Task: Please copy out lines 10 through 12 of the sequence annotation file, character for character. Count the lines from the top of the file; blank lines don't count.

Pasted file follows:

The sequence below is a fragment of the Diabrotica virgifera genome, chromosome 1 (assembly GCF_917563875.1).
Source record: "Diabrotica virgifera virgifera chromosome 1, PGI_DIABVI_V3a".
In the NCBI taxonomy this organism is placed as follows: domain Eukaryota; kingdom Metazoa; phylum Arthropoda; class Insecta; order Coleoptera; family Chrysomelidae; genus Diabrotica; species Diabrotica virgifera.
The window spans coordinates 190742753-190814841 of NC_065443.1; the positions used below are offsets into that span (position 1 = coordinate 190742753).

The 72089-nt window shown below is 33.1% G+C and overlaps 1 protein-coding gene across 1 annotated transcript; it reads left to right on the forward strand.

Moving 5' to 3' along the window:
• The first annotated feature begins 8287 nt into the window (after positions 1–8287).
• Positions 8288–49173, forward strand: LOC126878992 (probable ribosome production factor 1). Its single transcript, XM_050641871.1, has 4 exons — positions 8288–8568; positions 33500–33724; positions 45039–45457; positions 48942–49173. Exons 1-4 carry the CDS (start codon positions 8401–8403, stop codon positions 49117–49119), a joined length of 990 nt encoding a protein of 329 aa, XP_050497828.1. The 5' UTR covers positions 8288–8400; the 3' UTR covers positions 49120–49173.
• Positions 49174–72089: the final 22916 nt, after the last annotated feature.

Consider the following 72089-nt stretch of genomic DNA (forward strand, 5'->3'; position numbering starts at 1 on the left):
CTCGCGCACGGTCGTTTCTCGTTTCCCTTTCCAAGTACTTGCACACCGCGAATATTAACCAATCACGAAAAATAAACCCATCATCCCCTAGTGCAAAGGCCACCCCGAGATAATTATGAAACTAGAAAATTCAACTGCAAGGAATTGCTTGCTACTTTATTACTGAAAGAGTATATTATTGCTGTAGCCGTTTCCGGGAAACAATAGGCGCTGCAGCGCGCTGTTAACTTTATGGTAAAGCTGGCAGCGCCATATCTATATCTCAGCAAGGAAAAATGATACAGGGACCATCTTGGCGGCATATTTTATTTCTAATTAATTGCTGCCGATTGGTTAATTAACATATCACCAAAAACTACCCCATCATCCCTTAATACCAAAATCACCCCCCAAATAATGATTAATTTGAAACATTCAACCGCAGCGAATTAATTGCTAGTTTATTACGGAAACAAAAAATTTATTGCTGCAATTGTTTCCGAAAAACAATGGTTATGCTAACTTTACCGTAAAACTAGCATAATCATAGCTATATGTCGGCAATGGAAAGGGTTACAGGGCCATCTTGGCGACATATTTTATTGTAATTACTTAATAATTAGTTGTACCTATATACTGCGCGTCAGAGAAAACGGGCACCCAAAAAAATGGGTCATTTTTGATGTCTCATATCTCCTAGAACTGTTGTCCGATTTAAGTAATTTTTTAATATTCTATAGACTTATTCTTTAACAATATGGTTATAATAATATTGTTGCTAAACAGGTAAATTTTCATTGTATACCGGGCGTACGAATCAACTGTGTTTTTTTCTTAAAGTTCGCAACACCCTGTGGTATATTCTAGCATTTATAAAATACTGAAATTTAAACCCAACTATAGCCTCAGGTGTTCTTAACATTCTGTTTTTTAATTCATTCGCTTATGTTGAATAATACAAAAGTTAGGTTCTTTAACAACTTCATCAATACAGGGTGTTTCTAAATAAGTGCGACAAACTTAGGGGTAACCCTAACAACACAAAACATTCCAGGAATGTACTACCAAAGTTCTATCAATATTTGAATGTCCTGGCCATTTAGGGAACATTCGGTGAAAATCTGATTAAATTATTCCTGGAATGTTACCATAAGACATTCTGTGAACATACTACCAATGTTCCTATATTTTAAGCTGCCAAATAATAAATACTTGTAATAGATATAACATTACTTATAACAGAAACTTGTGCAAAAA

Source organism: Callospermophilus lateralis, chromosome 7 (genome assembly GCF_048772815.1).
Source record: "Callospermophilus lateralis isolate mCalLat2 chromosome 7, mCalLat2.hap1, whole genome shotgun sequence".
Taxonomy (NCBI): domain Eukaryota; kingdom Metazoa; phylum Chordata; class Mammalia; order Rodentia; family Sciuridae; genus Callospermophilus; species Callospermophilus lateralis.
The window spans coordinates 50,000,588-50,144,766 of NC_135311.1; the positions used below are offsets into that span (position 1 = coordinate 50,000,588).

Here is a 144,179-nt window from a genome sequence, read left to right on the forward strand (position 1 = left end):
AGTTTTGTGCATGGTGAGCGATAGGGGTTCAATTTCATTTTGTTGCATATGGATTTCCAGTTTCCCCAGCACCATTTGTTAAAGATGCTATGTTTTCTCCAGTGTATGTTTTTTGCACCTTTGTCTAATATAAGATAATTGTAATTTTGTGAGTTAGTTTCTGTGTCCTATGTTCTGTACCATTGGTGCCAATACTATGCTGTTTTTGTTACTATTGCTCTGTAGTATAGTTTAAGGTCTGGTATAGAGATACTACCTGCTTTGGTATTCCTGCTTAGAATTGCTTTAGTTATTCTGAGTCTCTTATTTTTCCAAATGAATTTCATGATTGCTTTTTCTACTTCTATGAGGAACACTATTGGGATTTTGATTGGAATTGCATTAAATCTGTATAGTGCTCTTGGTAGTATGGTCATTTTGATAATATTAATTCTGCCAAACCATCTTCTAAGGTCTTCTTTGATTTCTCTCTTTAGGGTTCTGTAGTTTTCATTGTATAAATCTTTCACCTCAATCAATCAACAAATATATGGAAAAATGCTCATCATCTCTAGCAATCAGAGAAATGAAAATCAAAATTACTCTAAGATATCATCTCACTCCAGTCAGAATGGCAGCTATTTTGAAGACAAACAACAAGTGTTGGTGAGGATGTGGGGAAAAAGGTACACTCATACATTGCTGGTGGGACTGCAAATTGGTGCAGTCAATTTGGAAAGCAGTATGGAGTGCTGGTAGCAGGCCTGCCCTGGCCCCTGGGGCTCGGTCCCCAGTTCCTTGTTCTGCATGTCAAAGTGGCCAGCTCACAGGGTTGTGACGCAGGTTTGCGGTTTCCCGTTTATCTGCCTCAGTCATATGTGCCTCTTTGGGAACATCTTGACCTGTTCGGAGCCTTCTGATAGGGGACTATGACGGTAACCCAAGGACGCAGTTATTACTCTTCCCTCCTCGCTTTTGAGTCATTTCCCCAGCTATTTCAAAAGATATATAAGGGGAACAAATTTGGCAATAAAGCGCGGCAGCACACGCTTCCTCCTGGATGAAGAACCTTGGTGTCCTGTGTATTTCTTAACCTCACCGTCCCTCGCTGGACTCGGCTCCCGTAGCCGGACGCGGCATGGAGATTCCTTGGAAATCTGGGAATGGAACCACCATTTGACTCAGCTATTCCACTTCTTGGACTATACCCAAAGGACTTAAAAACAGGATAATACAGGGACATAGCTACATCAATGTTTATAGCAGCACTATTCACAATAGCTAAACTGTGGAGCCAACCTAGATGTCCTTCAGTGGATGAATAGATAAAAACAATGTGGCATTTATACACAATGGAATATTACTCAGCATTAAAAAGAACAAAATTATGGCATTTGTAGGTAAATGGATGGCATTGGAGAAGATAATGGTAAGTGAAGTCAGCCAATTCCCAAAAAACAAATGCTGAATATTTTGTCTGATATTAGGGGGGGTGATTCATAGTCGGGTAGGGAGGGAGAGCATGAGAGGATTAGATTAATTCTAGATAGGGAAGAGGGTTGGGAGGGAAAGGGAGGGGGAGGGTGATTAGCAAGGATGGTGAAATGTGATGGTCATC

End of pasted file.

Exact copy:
Consider the following 72089-nt stretch of genomic DNA (forward strand, 5'->3'; position numbering starts at 1 on the left):
CTCGCGCACGGTCGTTTCTCGTTTCCCTTTCCAAGTACTTGCACACCGCGAATATTAACCAATCACGAAAAATAAACCCATCATCCCCTAGTGCAAAGGCCACCCCGAGATAATTATGAAACTAGAAAATTCAACTGCAAGGAATTGCTTGCTACTTTATTACTGAAAGAGTATATTATTGCTGTAGCCGTTTCCGGGAAACAATAGGCGCTGCAGCGCGCTGTTAACTTTATGGTAAAGCTGGCAGCGCCATATCTATATCTCAGCAAGGAAAAATGATACAGGGACCATCTTGGCGGCATATTTTATTTCTAATTAATTGCTGCCGATTGGTTAATTAACATATCACCAAAAACTACCCCATCATCCCTTAATACCAAAATCACCCCCCAAATAATGATTAATTTGAAACATTCAACCGCAGCGAATTAATTGCTAGTTTATTACGGAAACAAAAAATTTATTGCTGCAATTGTTTCCGAAAAACAATGGTTATGCTAACTTTACCGTAAAACTAGCATAATCATAGCTATATGTCGGCAATGGAAAGGGTTACAGGGCCATCTTGGCGACATATTTTATTGTAATTACTTAATAATTAGTTGTACCTATATACTGCGCGTCAGAGAAAACGGGCACCCAAAAAAATGGGTCATTTTTGATGTCTCATATCTCCTAGAACTGTTGTCCGATTTAAGTAATTTTTTAATATTCTATAGACTTATTCTTTAACAATATGGTTATAATAATATTGTTGCTAAACAGGTAAATTTTCATTGTATACCGGGCGTACGAATCAACTGTGTTTTTTTCTTAAAGTTCGCAACACCCTGTGGTATATTCTAGCATTTATAAAATACTGAAATTTAAACCCAACTATAGCCTCAGGTGTTCTTAACATTCTGTTTTTTAATTCATTCGCTTATGTTGAATAATACAAAAGTTAGGTTCTTTAACAACTTCATCAATACAGGGTGTTTCTAAATAAGTGCGACAAACTTAGGGGTAACCCTAACAACACAAAACATTCCAGGAATGTACTACCAAAGTTCTATCAATATTTGAATGTCCTGGCCATTTAGGGAACATTCGGTGAAAATCTGATTAAATTATTCCTGGAATGTTACCATAAGACATTCTGTGAACATACTACCAATGTTCCTATATTTTAAGCTGCCAAATAATAAATACTTGTAATAGATATAACATTACTTATAACAGAAACTTGTGCAAAAA

Source organism: Callospermophilus lateralis, chromosome 7 (genome assembly GCF_048772815.1).